Tainted Food from Afar: Another Reason to Eat Local
Over the past couple of months, melamine has been heavy in the headlines. In case you haven't read the news, dairy products manufactured in China were intentionally contaminated with the chemical in order to boost the apparent level of protein. Sadly, babies were the canaries in the coalmine.
Chinese officials recently issued the latest figures for the number of children affected by tainted dairy products, saying that as many as six babies might have died and nearly 300,000 were sickened after consuming contaminated milk powder. In the weeks following the public health debacle, melamine tainted food products were found in countries all over the world. Massive recalls ensued and the Chinese dairy industry took a big hit. Unfortunately, this story is much bigger than milk.
China is the biggest supplier of food imports to the US and their export market for food ingredients has risen sharply in recent years. Food and ingredient exports from China to the United States increased from 82,000 shipments in 2002 to nearly 300,000 in 2007. The US Food and Drug Administration (FDA) is in charge of regulating roughly 80% of these shipments (the USDA controls the rest). What are they finding beyond melamine? Here's an extremely abbreviated list:
• Tea contaminated with lead because the manufacturers use a rather unconventional technique to dry the leaves: they drive trucks over them. The exhaust helps dry the leaves, but since they still use leaded gasoline in China, it contaminates the tea with lead.
• Heparin, an injectable blood anticoagulant, was recalled by the FDA recently due to contamination of the raw heparin stock imported from China. The FDA released a statement claiming contaminated heparin killed at least 81 people in the U.S.
• Chinese toothpaste contaminated with a poisonous chemical used in antifreeze. Diethylene glycol was used as a cheap substitute for the safe additive glycerin, used to thicken toothpaste.
• FDA has repeatedly found that farm-raised seafood imported from China are contaminated with carcinogenic antimicrobial agents that are not approved for use in the United States and some that are also prohibited by Chinese authorities. The sheer amount of repeat cases of the contamination prompted Chinese authorities to inspect local factories. Chinese investigators said they found food factories using such raw materials as mineral oils, paraffin wax, formaldehyde and the carcinogenic malachite green, in the production of flour, candy, pickles, biscuits, bean curd and seafood.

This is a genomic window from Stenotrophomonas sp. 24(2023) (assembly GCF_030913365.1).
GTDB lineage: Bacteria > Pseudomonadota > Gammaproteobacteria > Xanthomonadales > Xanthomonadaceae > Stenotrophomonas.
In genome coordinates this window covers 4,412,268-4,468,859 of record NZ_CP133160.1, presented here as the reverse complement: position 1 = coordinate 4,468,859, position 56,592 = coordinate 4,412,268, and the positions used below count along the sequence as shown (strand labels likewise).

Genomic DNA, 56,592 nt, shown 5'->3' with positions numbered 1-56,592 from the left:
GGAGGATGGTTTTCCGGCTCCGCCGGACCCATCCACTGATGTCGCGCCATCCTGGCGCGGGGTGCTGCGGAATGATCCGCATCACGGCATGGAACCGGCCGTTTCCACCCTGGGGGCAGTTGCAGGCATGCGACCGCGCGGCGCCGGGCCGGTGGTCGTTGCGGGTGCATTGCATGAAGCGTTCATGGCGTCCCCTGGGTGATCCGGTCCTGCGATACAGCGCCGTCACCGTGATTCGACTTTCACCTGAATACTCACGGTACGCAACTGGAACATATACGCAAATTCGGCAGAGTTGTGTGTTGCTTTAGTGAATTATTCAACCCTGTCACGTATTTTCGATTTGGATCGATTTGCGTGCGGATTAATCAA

And these cases are just a handful that actually made the news. I perused the FDA's Import Database and discovered a wide range of shipments from China that were refused, including:
• "filthy" cod,
• tilapia contaminated with unapproved drugs,
• frozen breaded shrimp contaminated with nitrofuran,
• dehydrated celery contaminated with unapproved pesticides,
• something called "itch stop wipes" that contained unapproved drugs,
• egg dye tablets and tattoos that were colored using toxic dyes,
• unsanitary toothpaste that had unsafe additives,
• poisoned grape seed extract powder that's poisonous, and
• a wide variety of poorly labeled or misbranded products.
All in all, from January 2008 until the end of November, the FDA refused 1,540 shipments from China. Sounds impressive, but as the headlines reveal, many products are slipping past regulators. And, it's no wonder -- there were roughly 13 million food imports last year and only 300 inspectors. That sort of understaffing results in only about 1% of shipments being examined, according to William Hubbard, former Senior Associate Commissioner for Policy, Planning and Legislation at the FDA, who now works with the nonprofit, nonpartisan Coalition for a Stronger FDA. In fact, even though food imports have skyrocketed over the past few decades, FDA funding for food inspection has shrunk to one-quarter what it was in the 1970's.
So, if the FDA is only inspecting about 1% of shipments, and from that 1% they have refused 1,540, if they actually examined everything coming from China, would 154,000 shipments be denied? Does that mean that 152,460 tainted, filthy, unsanitary shipments have slipped through the cracks?
We can tip our hats a teeny-tiny bit to the latest FDA attempt to crack down on the filthy foods China has been exporting. They've actually created new restrictions on imports from China, holding dairy shipments at the border until they are tested by an independent lab (which is being hotly contested by the Chinese government). Also, in an unprecedented effort to improve product safety, the FDA opened three offices in China to start overseeing exports before they reach our shores.
Unfortunately, we import food from many other places, and while China tops the list for refusals, they aren't the only offenders. From January through November, imports from India were refused 1,404 times. And, third place in import refusals goes to our neighbors to the north, Canada (although they export about three times as much to the US, so overall, their shipments are safer).
Global food crises and global financial crises will only push manufacturers even further in their quest to find the cheapest ways to make food. Whether that means driving fewer times over the tea leaves or using antifreeze in even more innovative ways, well, maybe the FDA will catch it but maybe they won't. Protect yourself. Eat local.
This post originally appeared on Healthy Child Healthy World's blog.